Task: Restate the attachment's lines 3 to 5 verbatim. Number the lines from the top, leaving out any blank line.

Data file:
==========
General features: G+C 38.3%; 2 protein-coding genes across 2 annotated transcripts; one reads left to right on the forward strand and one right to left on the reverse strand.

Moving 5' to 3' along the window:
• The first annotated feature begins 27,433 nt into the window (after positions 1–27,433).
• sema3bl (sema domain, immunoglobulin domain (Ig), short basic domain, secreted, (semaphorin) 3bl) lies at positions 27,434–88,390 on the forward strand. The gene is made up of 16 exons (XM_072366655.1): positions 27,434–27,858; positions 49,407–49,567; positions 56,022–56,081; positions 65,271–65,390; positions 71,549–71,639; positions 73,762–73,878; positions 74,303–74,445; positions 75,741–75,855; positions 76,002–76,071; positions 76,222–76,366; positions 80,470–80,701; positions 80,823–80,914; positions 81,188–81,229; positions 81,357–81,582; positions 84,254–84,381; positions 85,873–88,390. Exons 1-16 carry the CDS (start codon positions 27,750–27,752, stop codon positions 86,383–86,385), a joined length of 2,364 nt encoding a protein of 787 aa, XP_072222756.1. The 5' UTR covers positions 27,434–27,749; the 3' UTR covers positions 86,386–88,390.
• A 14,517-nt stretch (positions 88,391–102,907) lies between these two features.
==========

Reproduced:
• The first annotated feature begins 27,433 nt into the window (after positions 1–27,433).
• sema3bl (sema domain, immunoglobulin domain (Ig), short basic domain, secreted, (semaphorin) 3bl) lies at positions 27,434–88,390 on the forward strand. The gene is made up of 16 exons (XM_072366655.1): positions 27,434–27,858; positions 49,407–49,567; positions 56,022–56,081; positions 65,271–65,390; positions 71,549–71,639; positions 73,762–73,878; positions 74,303–74,445; positions 75,741–75,855; positions 76,002–76,071; positions 76,222–76,366; positions 80,470–80,701; positions 80,823–80,914; positions 81,188–81,229; positions 81,357–81,582; positions 84,254–84,381; positions 85,873–88,390. Exons 1-16 carry the CDS (start codon positions 27,750–27,752, stop codon positions 86,383–86,385), a joined length of 2,364 nt encoding a protein of 787 aa, XP_072222756.1. The 5' UTR covers positions 27,434–27,749; the 3' UTR covers positions 86,386–88,390.
• A 14,517-nt stretch (positions 88,391–102,907) lies between these two features.